John Franks

Flying Liz

A WindMill for Gusty Places : 8 Steps - Instructables

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The Flying Lizard Windmill By John Franks
Silver Springs, NV
The Flying Lizard is a downwind style windmill especially suited to areas where gusty and turbulent wind conditions are prevalent . The Flying Lizard is designed to be self feathering and self furling, eliminating the need for reseting any protective mechanisms after a high wind event.
The Flying Lizard differs from conventional wind generators in that the captured wind power is transferred down a drive shaft to whatever application is needed, a generator, pump or compressor. To achieve this, a right angle drill attachment from Milescraft, called a Drill90 is used to transfer mechanical motion.
Major parts list: 1 Milescraft Drill90 right angle drilling attachment 2 2x4x8ft wood studs for tower 1 2x4x8" center drilled with 1 ¼ " hole for tower top 1 2x4x5" center drilled with 1 ¼ " hole for drive shaft pass through 4 4"x12" ½ " plywood pieces for the support housing 1 treated 6"lodgepole pine post, buried 2 feet into the ground and cemented 1 1"x4' black iron water pipe, threaded on both ends 1 1" black iron close nipple 1 1" Black iron coupling 1 1" fixed caster 1 6' round ½ " plywood disk for the sail hub, center drilled for 3/8th 1 1" iron pipe floor flange 3 to 5 aluminum hunting arrows, depending on the number of sails 3 to 5 pieces of sunscreen fabric, cut into 4 X28X 6 trapezoids, for sails. 3 to 5 #8x32 screws to fit into ends of arrows used to secure masts 3 to 5 pieces of wire coat hangers(or substitute) used as masts 6 to 10 # 8 flat washers used to secure sail masts 1 ½ " x 56 " plastic water pipe, 300 psi rated or above for drive shaft 1 3/8th x 12" carriage bolt with the head cut off super strong expanding foam glue U nails for barb wire fencing
Step One: Making the sail hub 1. Cut the fins off of the hunting arrows 2. Mark even angular divisions on the 6" plywood hub depending on the number of sails 3. Position and affix the hunting arrows on the angular divisions of the hub. Place the knock points inwards. Secure the arrows by screws through the knock holes. U nail each arrow in two places to the hub. Use glue to further secure the arrows. 4. Make the outer spars for the sails from curved pieces of coat hangers. Bend over one end of the mast so as to fit around the #8 screws you will drive into the arrow nuts. 5. Use to # 8 washers to grip the end masts and screw into the open end of the arrows. Position the spars so that looking into the wind they all point to the right. This is important for the self feathering of the sails.There must be a washer on both sides of the wire spar in order for it to stay tight.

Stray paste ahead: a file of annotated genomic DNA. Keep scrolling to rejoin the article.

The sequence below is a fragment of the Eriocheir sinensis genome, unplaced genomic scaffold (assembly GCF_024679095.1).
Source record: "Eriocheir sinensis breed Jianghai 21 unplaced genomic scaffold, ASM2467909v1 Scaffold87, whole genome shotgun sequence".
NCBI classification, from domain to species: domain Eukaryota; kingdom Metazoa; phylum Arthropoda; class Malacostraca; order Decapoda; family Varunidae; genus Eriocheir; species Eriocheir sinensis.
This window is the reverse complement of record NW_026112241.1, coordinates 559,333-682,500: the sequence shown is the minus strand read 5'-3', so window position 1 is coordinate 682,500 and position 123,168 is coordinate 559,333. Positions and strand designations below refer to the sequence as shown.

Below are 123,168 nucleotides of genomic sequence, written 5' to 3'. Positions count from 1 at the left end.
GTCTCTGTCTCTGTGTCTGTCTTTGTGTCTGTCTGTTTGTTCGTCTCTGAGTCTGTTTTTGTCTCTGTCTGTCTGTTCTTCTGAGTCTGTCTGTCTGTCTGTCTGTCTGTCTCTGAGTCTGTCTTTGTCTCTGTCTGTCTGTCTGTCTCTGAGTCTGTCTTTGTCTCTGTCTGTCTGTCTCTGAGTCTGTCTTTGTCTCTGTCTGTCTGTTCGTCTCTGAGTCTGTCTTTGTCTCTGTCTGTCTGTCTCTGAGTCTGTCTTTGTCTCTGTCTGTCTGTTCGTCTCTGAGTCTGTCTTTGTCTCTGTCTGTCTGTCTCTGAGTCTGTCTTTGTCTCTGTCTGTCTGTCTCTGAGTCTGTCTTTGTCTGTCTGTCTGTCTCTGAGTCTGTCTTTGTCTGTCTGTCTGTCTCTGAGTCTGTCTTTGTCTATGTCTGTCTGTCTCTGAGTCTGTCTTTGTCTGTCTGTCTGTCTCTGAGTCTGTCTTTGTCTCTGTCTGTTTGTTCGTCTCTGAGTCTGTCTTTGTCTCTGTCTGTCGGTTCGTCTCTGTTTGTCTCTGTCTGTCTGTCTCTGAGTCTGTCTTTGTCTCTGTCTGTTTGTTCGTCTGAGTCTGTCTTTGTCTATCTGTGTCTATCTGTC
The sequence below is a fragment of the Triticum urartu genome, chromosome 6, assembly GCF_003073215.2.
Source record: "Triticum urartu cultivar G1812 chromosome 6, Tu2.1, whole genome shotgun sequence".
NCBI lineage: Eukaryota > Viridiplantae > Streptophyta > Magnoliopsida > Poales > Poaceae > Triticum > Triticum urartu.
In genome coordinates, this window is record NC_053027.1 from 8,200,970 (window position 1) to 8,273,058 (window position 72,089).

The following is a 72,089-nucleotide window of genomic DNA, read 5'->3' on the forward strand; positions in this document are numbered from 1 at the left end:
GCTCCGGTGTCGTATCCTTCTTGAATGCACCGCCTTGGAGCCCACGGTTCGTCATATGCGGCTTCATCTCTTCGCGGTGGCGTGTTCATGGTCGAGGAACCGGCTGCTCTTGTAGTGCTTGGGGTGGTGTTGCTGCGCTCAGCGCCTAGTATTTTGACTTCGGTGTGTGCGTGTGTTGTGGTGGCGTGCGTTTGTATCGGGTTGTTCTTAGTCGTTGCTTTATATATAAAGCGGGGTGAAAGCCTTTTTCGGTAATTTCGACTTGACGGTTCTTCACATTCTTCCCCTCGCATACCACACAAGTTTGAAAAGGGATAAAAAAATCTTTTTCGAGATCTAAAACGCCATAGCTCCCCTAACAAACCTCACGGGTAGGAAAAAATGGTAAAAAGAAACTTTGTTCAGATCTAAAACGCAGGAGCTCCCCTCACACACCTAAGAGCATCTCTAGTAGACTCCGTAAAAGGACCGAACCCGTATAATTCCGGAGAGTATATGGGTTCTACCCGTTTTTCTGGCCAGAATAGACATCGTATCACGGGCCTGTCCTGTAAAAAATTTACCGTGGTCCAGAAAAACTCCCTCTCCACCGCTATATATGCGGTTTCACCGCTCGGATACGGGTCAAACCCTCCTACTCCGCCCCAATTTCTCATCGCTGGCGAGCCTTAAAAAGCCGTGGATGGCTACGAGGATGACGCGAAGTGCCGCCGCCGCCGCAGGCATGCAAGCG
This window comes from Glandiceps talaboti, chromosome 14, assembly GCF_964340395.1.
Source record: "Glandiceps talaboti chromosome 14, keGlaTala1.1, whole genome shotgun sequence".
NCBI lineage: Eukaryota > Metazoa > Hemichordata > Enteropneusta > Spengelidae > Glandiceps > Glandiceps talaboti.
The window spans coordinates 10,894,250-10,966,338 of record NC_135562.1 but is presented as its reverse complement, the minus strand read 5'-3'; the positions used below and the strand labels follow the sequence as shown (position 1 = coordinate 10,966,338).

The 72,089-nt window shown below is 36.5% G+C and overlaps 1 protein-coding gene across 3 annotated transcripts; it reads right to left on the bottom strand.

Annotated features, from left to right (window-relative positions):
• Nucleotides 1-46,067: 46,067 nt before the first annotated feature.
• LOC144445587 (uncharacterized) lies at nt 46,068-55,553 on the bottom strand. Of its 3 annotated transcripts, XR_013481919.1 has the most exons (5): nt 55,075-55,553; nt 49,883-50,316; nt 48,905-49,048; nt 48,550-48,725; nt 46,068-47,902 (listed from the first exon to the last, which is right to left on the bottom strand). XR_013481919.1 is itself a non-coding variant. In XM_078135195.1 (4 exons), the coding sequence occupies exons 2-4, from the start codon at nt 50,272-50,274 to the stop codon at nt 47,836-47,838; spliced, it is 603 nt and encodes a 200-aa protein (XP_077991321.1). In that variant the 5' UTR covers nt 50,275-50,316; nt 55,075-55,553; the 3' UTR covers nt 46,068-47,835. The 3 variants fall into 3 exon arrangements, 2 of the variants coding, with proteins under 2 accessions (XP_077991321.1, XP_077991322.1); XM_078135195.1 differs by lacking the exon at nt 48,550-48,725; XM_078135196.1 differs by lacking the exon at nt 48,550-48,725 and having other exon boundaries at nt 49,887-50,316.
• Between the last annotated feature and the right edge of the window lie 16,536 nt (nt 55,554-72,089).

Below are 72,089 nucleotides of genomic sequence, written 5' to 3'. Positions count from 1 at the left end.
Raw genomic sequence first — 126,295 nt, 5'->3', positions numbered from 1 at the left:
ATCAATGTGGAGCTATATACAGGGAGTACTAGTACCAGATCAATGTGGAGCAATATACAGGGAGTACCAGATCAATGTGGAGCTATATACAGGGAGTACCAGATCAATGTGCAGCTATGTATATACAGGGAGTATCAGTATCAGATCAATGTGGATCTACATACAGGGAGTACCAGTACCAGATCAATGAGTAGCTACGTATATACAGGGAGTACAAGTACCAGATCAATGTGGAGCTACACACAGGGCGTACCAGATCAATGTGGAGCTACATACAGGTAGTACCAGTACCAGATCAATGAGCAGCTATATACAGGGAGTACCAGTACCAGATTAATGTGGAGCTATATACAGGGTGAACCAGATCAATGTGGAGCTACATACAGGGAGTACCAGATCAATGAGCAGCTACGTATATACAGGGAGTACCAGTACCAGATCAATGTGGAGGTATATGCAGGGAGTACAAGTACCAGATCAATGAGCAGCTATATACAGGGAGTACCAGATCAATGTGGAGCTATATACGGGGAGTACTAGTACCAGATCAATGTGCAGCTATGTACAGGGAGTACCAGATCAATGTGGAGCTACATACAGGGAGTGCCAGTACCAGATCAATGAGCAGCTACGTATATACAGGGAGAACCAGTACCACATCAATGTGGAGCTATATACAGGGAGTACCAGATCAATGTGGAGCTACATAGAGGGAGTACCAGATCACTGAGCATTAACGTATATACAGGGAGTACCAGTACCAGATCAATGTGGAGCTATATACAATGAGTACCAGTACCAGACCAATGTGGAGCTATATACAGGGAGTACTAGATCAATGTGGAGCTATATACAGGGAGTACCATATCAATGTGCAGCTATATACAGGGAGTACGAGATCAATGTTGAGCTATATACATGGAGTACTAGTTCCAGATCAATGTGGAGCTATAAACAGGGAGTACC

6. Sew the fabric trapezoids onto the mast using sunlight resistant garden twine.
Step Two: Making the housing for the Drill 90 The housing has two functions, holding the right angle drive in place, allowing it to caster
in the wind, and to support the hub shaft. The housing is made from 4-4"x12" plywood pieces that are joined to make a rectangular box and a 1" black iron floor flange that allows the driveshaft from the right angle drive to pass through. Assemble the housing using screws and glue, drill a hole for the driveshaft through the floor flange opening . Make a hole through both upright sides of the housing for a 5/16th bolt to replace the bolt that holds the handle on. This bolt must be aligned correctly for the shaft to run straight .
For added strength the top the threaded pipe with a coupling and a close nipple for the caster to move on. This also gives the assembly more thread slack while turning.
Find your own method for attaching the driveshaft to the output of the right angle attachment. I used flattened pieces of horse wire and glue them to the flat areas of the output shaft. Then they were wrapped with steel wire to secure them.

Final assembly:
This is where the builder may need assistance and a hard hat. Try to position the windmill so as to take advantage of the prevailing wind in your area. If possible get a windrose from the NOAA. So far this windmill has resisted wind gusts up to 50 mph without failing. Loading on the output shaft causes the housing to furl and the flexible spars on the ends of the mast actually feather themselves in high winds and the windmill slows down. good luck!
Disclaimer: This document is for informational purposes only. The author assumes no responsibility or liability for damage, loss, injury, impairment or death to builders, their agents, or others resulting from the information presented. The home builders/readers and their agents assume all responsibility and liability for any loss, damage, impairment, injury or death to themselves or others resulting from actions that might be referenced from this document. This document may be copied and distributed freely. Always work and act in a safe manner


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